Not burnt out but browned out?

We’ve all experienced a power blackout when everything shuts down and we need to get out the camp stove to make a cuppa. Have you ever noticed a ‘brownout’? That’s when the lights flicker and maybe some of your electrical appliances drop out for just a few seconds.

‘Brownout’ is now being used in an emotional sense too. You probably know of someone who has left a high-powered job because of feeling ‘burnt out’. The stage prior to that burnout is known as brownout:

‘Brownout is different from burnout because workers afflicted by it are not in obvious crisis,” says Michael E Kibler, CEO of Corporate Balance Concepts. “They seem to be performing fine: Putting in massive hours in meetings and calls across time zones, grinding out work while leading or contributing to global teams, and saying all the right things in meetings (though not in side-bar conversations.)’

If that’s the case, why does it matter?

 ‘However, these executives are often operating in a silent state of continual overwhelm, and the predictable consequence is disengagement.’

What are the indicators of brownout?

Kibler’s study indicated that 40% of executives reported experiencing brownout and I must say that I have seen brownout in a similar proportion of my coaching clients, many of whom are regarded as key performers within their organisations. They speak of experiencing some or all of the following:

Lack of interest

‘I’m just going through the motions,’ said one. ‘The work’s being done and it’s being done well. I just don’t care about it as much.’

Lack of challenge

‘It’s like I’m coasting along and they’re just happy to let that happen. I have a wealth of skills, experience and knowledge and I want something to get my teeth into. I know I can add value to the business but I’m seem to be viewed as a safe pair of hands and they’d better not move me to something new.’

Lack of ability to engage with life outside of work

‘I’m constantly distracted by emails and texts from or about work. I feel so thinly stretched that I don’t have time for my wife or my kids or to do the stuff which reinvigorates me. I’m often bored in my downtime but lack the energy to do anything about it.’

Lack of personal engagement

‘Aside from meetings, I don’t really talk with colleagues. My manager doesn’t seem to show any interest in me as an individual.’

Lack of autonomy

‘I’ve been performing at a high level consistently for several years. I neither need nor want to micro-managed. I shouldn’t need to justify buying a client a cup of coffee at the station – stuff like that really gets under my skin.’

Lack of development

‘They say you can’t teach an old dog new tricks but I want to learn new tricks! I want to embrace new technology and create new opportunities in the business. They don’t seem to have heard of lifelong learning here.’

burnout brownout work

Brownout’s not just an issue for employees

Brownout can apply to solo business owners or even to those whose focus is at home. For this reason, it’s important that all of us learn to notice these ‘symptoms’ and take action to address them.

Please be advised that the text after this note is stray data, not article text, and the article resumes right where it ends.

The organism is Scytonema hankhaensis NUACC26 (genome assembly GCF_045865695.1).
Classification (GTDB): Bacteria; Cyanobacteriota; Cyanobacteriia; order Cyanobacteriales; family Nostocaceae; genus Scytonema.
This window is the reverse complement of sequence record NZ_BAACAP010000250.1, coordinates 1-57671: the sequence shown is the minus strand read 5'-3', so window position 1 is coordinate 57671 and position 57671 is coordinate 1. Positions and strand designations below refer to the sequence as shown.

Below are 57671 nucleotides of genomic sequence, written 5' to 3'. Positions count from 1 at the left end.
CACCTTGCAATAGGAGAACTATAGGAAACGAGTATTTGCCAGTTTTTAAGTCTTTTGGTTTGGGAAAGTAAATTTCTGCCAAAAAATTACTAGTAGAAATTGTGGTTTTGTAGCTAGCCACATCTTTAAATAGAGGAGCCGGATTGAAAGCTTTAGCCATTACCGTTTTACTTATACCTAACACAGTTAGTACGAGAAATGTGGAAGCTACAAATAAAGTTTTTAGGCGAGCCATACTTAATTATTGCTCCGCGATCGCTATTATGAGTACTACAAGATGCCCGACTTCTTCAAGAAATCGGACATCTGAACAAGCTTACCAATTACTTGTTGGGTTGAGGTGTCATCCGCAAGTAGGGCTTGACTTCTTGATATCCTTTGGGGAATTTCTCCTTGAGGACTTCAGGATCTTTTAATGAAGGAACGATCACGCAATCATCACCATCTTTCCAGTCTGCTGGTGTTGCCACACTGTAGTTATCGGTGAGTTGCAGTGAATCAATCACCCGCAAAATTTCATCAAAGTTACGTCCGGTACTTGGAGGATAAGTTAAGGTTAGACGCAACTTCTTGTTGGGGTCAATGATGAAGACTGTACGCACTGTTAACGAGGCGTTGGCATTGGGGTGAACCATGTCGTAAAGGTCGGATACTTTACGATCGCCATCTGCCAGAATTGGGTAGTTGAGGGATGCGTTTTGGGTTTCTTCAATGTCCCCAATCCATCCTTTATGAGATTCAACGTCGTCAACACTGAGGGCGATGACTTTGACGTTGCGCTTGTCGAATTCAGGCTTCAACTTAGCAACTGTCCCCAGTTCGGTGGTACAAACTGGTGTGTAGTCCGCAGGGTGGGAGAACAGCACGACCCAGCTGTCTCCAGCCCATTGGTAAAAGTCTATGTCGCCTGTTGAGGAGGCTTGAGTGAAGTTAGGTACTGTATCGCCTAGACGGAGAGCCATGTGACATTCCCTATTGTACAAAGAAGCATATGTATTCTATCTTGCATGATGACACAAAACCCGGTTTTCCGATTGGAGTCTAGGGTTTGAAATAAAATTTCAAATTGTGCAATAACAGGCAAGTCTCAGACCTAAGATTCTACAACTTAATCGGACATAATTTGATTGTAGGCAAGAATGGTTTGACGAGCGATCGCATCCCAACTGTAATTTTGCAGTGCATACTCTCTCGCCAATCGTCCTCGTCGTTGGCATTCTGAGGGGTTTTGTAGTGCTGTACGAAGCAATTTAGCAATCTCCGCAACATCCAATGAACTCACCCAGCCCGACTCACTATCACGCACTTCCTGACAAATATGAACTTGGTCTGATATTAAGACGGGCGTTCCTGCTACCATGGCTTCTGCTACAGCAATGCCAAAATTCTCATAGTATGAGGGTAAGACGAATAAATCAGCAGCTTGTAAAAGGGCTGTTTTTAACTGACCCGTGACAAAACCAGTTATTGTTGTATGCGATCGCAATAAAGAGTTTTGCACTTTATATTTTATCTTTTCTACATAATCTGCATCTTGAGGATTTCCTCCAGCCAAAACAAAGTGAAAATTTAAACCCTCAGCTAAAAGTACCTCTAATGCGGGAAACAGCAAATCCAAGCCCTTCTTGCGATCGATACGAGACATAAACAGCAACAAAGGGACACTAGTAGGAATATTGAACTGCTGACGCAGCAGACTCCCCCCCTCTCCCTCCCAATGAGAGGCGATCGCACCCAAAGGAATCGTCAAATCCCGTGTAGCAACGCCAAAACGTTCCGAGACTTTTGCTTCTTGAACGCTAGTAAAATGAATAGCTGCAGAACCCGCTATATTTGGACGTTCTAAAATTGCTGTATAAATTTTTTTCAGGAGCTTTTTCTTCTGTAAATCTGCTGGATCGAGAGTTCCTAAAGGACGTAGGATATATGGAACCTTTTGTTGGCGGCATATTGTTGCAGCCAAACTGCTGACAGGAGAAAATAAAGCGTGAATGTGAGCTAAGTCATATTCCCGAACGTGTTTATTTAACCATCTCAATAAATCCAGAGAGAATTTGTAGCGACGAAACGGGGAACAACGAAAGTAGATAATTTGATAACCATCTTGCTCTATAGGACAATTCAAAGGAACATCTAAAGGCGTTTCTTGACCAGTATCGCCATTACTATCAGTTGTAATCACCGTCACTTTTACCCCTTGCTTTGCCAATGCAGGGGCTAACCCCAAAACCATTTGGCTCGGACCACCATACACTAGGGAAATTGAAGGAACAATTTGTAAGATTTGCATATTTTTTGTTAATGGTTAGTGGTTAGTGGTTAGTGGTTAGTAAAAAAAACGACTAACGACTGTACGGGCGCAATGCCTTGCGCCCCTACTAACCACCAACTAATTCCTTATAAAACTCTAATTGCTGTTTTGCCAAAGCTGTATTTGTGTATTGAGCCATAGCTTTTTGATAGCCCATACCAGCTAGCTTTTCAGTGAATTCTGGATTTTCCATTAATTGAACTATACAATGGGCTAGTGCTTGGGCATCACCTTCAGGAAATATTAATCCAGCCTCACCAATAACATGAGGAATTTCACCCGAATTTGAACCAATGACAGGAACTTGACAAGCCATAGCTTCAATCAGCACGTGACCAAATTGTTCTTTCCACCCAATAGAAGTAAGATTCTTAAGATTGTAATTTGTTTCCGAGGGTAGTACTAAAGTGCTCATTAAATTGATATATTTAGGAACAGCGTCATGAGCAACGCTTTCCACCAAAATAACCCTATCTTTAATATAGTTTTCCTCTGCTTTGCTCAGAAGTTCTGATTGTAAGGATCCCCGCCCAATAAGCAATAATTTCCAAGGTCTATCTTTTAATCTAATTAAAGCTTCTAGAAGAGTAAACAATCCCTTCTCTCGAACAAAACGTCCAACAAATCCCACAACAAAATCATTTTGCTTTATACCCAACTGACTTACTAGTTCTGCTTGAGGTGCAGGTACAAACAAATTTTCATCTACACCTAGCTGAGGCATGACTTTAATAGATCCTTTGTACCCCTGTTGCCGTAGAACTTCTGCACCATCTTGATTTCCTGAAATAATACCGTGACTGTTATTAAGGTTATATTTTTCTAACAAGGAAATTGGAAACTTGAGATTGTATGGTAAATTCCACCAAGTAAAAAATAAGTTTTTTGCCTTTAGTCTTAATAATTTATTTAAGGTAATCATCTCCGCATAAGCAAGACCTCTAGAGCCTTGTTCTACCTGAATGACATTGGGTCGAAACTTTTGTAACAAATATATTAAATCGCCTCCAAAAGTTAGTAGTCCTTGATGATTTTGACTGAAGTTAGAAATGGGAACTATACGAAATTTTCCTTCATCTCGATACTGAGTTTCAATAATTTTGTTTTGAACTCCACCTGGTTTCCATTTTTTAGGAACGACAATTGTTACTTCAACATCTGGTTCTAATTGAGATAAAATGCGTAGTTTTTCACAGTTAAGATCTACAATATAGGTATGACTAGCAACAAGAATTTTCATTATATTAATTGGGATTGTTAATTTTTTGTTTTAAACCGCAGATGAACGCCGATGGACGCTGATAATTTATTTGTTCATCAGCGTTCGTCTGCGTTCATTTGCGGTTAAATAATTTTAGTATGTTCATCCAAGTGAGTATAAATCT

For managers, brownout can be difficult to spot in others – however, ensuring that you take time to build effective relationships with your team is key. Not only will this mean you will be more likely to notice subtle changes in behaviour, but it can lead you to open conversations about how they feel and where their motivations and aspirations lie. For more information on this, read about Michael Kibler’s concept of ‘active partnering’.

Whether you’re an employee of a large organisation or self-employed, working with a coach can help you to identify what’s missing in your work and plan how to fill those gaps. For some of my clients, those gaps have been filled by looking for a new job, sometimes in a completely different field. For others, those gaps have been plugged after an honest conversation with their managers with whom they have been able to plot a new course. Other clients have chosen to stay with their current organisation but seek a new role, offering them a new challenge and direction.  Finally, some clients have taken on projects outside the office which have provided them with a fresh sense of purpose which they’ve been able to carry over into their work too.

I have had coaching conversations with those whose main role is being at home with the family and helped them to see how they can stop the slide from brownout to burnout and find fulfilment and reinvigoration within their daily life.

Today’s pebble for your thoughts: do you see any signs of brownout in yourself or in colleagues or friends? What step can you take this week to address this?


Turning over pebbles is the blog of Thinking Space Coaching. 

If you’d like someone to help you avoid brownout in your career or your life, why not email me to see how we can work together?





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3 Responses to Not burnt out but browned out?

  1. Barbara says:

    ‘Brownout’! Yes. What a marvellous description of how I feel. What to do? Needs thought.

  2. John Bayer says:

    I’m seeing this all the time. Brownout can develop for a number of reasons – not all work related, of course. But most of those I see can be traced back to poor management: lack of strategy, direction, being micromanaged, or having to justify that cup of coffee for the client.

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